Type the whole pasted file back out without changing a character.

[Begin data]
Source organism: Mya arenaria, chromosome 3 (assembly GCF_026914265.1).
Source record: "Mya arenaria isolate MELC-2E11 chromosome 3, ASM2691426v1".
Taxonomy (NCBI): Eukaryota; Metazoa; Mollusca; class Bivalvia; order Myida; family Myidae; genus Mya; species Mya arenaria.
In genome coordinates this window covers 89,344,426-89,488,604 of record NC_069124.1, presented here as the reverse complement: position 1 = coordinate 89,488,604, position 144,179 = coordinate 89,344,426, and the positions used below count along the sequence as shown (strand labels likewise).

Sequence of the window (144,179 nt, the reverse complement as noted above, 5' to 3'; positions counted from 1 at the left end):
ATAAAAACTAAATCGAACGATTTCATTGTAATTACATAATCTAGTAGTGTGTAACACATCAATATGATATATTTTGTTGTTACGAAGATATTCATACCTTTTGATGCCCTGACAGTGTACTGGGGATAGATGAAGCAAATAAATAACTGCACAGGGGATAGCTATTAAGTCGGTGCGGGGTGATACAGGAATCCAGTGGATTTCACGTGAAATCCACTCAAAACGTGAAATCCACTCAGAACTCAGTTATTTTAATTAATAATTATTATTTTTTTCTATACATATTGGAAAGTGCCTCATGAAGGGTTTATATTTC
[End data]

Source organism: Mya arenaria, chromosome 3 (assembly GCF_026914265.1).
Source record: "Mya arenaria isolate MELC-2E11 chromosome 3, ASM2691426v1".
Taxonomy (NCBI): Eukaryota; Metazoa; Mollusca; class Bivalvia; order Myida; family Myidae; genus Mya; species Mya arenaria.
In genome coordinates this window covers 89,344,426-89,488,604 of record NC_069124.1, presented here as the reverse complement: position 1 = coordinate 89,488,604, position 144,179 = coordinate 89,344,426, and the positions used below count along the sequence as shown (strand labels likewise).

Sequence of the window (144,179 nt, the reverse complement as noted above, 5' to 3'; positions counted from 1 at the left end):
ATAAAAACTAAATCGAACGATTTCATTGTAATTACATAATCTAGTAGTGTGTAACACATCAATATGATATATTTTGTTGTTACGAAGATATTCATACCTTTTGATGCCCTGACAGTGTACTGGGGATAGATGAAGCAAATAAATAACTGCACAGGGGATAGCTATTAAGTCGGTGCGGGGTGATACAGGAATCCAGTGGATTTCACGTGAAATCCACTCAAAACGTGAAATCCACTCAGAACTCAGTTATTTTAATTAATAATTATTATTTTTTTCTATACATATTGGAAAGTGCCTCATGAAGGGTTTATATTTC